The troops should be landed by helicopters at the water's edge 30-40 minutes before the arrival of the first wave in order to capture and hold the landing beaches to facilitate the amphibious assault. The amphibious assault hovercraft ships with the Marine assault groups made the first wave. The following waves were landing in the landing boats and ships (small and medium) with the rest of divisions of the assault echelon, including reconnaissance, hydrographic, search-and-rescue groups, as well as unblocking groups, chemical reconnaissance patrols, forward observers of naval artillery, forward air controllers.

The first wave entrance into the line of anti-amphibious barriers could be achieved by explosive devices (UZP-69 complex) usage. The baseline for attacking the shore was stated at 30 cables from the water's edge - beyond the reach of the enemy tank guns. The minesweepers were making passages in minefields (as well as the helicopter minesweepers starting from 1977). Using just 6 minesweeping helicopters have reduced the time needed for the passes unblocking from one and a half hours to 30 minutes during the "Beach-77" exercises.  The unblocking groups, consisting of the Fleet Engineering Service divers and combat swimmers, were making the passages in the anti-amphibious barrages installed in shallow water and on a beach. 3-4 passes were made at the each point of disembarkation, which should been extended afterwards to form a continuous line before the landing point. Further on the shore the landing forces were making the passages in minefields by their own demining divisions. Hydrographic groups were equipping the passages and alignments for the approach of landing ships to the shore.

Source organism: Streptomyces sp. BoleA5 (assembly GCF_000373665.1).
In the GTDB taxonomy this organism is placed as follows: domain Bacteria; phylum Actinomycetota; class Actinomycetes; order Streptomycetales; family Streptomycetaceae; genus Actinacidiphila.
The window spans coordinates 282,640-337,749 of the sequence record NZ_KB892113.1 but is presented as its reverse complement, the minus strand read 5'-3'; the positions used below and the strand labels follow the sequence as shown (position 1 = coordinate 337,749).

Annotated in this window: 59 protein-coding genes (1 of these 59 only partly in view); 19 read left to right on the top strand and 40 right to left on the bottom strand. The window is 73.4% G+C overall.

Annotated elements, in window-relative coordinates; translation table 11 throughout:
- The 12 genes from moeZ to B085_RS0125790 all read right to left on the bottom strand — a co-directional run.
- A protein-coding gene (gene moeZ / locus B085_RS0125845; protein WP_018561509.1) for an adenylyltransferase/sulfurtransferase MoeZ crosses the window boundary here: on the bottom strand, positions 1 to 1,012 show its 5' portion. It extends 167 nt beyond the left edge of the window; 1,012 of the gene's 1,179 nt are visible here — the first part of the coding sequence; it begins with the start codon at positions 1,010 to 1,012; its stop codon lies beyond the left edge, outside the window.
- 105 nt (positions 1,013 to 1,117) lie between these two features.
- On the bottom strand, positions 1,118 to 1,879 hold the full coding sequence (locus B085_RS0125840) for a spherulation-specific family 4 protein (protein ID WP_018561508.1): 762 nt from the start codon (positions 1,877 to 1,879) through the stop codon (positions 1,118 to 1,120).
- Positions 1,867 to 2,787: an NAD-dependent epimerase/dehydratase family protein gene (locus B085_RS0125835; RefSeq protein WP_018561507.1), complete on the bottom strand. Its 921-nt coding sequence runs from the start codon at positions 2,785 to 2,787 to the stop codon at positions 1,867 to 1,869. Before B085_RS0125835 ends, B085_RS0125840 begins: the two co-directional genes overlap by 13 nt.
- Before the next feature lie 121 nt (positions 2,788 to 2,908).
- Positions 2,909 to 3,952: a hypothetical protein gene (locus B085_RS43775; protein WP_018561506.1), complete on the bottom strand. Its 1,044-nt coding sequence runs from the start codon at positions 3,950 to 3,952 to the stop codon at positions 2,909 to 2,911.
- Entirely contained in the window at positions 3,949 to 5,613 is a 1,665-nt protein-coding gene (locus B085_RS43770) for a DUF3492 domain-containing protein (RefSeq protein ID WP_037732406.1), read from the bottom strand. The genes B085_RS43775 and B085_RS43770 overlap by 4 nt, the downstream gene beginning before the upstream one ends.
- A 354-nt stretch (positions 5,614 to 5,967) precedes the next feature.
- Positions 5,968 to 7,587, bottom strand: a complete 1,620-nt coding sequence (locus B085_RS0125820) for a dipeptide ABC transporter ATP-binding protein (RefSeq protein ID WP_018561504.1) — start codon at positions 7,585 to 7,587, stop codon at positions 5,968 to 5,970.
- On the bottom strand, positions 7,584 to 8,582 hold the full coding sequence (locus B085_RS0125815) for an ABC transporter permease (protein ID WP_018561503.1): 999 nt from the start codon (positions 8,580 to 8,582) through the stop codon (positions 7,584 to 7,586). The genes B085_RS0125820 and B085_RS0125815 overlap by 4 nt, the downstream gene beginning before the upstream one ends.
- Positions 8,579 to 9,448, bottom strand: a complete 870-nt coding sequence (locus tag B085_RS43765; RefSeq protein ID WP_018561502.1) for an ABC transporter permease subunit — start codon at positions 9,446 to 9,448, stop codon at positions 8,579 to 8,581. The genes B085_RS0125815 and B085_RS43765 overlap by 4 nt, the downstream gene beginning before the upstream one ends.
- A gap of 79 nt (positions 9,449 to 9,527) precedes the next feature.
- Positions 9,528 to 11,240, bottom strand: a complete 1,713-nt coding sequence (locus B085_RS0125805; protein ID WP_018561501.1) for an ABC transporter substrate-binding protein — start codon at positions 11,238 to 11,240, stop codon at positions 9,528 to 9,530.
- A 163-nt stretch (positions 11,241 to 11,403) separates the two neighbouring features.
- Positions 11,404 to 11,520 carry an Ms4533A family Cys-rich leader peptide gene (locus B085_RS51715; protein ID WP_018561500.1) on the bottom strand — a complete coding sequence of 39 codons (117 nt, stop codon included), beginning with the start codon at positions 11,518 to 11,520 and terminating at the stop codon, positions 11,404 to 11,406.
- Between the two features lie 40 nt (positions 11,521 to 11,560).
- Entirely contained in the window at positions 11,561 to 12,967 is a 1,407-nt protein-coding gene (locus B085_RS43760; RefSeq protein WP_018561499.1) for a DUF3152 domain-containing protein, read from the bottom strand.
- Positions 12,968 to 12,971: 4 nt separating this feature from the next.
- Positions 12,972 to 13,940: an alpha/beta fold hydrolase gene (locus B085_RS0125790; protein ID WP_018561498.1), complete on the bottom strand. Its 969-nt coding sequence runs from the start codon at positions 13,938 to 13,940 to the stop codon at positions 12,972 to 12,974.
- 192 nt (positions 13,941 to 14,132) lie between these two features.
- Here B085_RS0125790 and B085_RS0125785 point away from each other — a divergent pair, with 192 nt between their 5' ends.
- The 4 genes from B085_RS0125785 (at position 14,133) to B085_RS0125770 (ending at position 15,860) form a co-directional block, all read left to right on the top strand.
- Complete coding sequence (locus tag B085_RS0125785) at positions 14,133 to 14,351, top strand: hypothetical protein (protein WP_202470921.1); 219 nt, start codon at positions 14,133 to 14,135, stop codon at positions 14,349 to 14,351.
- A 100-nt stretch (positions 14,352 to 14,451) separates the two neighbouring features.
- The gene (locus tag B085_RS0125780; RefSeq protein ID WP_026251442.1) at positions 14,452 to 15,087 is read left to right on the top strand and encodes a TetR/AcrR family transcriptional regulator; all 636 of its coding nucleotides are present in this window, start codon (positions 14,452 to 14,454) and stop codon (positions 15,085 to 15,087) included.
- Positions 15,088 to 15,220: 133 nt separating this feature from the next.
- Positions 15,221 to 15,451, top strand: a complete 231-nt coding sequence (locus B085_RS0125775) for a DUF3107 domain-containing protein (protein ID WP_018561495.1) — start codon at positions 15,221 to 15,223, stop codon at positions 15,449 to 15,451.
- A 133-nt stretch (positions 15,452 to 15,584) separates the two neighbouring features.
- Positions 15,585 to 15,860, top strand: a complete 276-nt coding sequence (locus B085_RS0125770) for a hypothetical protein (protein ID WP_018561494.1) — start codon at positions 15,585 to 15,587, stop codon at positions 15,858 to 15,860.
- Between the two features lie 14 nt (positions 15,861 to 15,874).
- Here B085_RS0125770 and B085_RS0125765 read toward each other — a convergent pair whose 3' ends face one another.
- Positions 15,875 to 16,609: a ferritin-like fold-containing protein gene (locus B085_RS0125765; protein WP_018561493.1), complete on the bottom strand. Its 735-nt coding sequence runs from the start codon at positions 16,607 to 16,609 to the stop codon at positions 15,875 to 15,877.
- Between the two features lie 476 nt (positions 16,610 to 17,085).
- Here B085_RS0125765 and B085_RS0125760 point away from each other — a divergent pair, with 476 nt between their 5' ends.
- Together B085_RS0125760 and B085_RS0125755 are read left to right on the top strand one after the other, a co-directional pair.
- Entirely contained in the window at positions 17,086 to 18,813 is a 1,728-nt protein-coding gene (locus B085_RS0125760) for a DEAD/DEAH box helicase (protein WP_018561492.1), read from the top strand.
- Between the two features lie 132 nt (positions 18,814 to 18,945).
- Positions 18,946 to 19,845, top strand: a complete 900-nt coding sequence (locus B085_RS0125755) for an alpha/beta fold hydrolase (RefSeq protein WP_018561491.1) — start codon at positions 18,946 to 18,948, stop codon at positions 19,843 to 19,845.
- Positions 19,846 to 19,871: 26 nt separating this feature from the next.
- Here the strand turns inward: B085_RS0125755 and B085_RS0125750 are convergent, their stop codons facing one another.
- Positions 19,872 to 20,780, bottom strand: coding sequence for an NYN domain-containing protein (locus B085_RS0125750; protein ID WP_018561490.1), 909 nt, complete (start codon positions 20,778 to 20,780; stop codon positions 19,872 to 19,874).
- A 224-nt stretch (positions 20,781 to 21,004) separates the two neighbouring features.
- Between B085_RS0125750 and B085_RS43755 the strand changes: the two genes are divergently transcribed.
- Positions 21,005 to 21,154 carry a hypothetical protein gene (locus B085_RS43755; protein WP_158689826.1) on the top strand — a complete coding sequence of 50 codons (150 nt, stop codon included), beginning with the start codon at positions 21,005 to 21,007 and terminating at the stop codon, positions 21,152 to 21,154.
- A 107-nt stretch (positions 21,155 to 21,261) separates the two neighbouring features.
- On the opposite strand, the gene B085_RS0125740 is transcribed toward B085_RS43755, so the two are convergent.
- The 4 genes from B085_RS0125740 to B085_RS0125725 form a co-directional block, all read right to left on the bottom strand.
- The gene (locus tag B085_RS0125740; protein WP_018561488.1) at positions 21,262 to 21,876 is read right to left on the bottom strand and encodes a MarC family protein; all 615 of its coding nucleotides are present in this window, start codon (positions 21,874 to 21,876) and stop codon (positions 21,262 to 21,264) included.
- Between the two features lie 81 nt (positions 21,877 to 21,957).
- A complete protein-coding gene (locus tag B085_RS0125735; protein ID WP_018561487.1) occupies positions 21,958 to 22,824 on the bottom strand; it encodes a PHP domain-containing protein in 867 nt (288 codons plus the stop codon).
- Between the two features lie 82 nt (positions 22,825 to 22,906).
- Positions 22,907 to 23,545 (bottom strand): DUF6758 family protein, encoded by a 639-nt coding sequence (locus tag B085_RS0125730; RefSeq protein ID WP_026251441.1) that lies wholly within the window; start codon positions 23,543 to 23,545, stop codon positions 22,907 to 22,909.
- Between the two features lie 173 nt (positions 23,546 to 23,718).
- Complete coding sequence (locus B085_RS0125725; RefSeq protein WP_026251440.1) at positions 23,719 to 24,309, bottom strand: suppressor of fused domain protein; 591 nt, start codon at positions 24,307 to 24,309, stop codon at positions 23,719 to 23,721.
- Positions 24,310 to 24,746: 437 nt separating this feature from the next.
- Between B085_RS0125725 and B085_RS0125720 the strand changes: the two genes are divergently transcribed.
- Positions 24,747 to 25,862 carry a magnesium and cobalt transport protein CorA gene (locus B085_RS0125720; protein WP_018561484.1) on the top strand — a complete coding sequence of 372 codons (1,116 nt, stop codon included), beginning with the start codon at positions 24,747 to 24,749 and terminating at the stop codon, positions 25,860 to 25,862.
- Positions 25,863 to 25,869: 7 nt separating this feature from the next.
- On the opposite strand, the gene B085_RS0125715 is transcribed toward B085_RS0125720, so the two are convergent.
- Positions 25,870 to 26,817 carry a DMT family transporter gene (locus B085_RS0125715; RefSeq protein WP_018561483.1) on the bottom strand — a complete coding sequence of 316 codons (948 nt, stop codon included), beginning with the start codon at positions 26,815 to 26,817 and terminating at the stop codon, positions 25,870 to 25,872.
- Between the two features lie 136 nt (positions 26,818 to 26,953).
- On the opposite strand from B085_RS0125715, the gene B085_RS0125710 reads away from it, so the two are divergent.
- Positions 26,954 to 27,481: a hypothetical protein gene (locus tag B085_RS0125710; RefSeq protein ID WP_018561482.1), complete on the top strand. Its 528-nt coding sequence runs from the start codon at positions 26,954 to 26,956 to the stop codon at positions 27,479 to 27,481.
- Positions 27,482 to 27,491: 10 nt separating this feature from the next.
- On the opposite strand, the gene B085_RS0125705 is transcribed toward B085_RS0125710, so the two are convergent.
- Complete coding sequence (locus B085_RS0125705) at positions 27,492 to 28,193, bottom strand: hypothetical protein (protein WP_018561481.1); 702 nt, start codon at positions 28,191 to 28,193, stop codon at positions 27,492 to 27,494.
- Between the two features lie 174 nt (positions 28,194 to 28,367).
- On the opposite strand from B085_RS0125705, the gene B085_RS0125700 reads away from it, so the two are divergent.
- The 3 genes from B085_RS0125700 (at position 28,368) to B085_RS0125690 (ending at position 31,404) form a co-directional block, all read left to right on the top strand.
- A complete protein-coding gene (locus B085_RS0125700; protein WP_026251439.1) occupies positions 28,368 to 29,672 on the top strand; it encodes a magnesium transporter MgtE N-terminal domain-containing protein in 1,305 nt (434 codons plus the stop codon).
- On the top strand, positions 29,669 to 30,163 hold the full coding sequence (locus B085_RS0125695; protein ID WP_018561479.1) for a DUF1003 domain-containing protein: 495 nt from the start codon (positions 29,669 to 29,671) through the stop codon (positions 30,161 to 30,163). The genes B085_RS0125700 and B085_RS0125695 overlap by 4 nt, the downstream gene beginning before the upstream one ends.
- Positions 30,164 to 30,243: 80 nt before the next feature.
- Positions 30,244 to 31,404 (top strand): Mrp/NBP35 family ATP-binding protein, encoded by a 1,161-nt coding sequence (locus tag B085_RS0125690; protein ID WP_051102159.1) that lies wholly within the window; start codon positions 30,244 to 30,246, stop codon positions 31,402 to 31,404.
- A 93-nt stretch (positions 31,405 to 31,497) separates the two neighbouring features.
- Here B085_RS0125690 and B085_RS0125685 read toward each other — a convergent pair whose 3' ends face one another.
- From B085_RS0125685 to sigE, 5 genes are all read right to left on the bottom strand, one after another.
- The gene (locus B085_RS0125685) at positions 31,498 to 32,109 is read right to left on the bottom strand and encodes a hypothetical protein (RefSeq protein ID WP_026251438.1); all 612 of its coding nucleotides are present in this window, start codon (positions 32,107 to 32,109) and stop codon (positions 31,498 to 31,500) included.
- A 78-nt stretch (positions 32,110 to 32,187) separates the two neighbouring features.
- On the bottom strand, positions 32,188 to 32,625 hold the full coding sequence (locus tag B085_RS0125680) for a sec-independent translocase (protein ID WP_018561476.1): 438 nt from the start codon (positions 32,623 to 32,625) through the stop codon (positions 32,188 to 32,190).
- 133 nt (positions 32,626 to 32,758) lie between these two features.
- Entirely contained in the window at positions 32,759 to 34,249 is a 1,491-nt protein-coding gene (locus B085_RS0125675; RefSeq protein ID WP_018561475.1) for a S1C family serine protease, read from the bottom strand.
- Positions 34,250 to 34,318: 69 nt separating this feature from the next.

Vanguard should capture landing points on the 4-6 km depth, thus ensuring the landing of next echelons, which will expand the bridgehead. Vanguard divisions should organize another important element - the landing base: moorings, beach-master’s service, road works. In particular, since the exercises "Breeze" in 1966 wheeled vehicles were passing through the sand and pebble beaches on special metal pavements. The time needed for the installation of PM-61 floating dock with the AS-R military ramp was reduced from 8 hours to 30-40 minutes within 20 years! This has served to speed unloading of the landing troops without the risk of congestions and "jams". Forces of the Water area Defense should organize defense from the sea, deploying patrol service, sweeping the maneuver areas and fairways, anti-submarine and anti-diversionary defense. Achieving the reliable suppression of enemy defenses and successful offensive of the first echelon landing transports could come as close as possible to the shore in order to expedite the landing of the next echelon.  

Aviation and naval forces were providing fire support for the landing forces from the moment of landing ships’ entrance within the range of the enemy's defense (2-3 km) and till the capturing the enemy's strong points to a depth of 3-5 km from the shore. The missile units and attached artillery of motorized rifle division joined the nuclear attack after the assault forces’ disembarkation, using nuclear weapons. The total depth of the combat mission depended on the situation and could be up to 50 km for the motorized rifle division, up to 40 km for the marine brigade and up to 30 km for the marine or motorized rifle regiment. The fire support of the landing operations at the shore was ensured at the entire depth of the landing mission.

Landing of the airborne division followed the nuclear strikes to ensure the beachhead capture and its isolation from the approaching enemy forces. Airborne Division was subordinated to the Amphibious Assault Commander from the moment of landing. According to Colonel General V.Achalov, the 98th Guards Airborne Division of the Odessa region should be involved in the operation of capturing the Straits.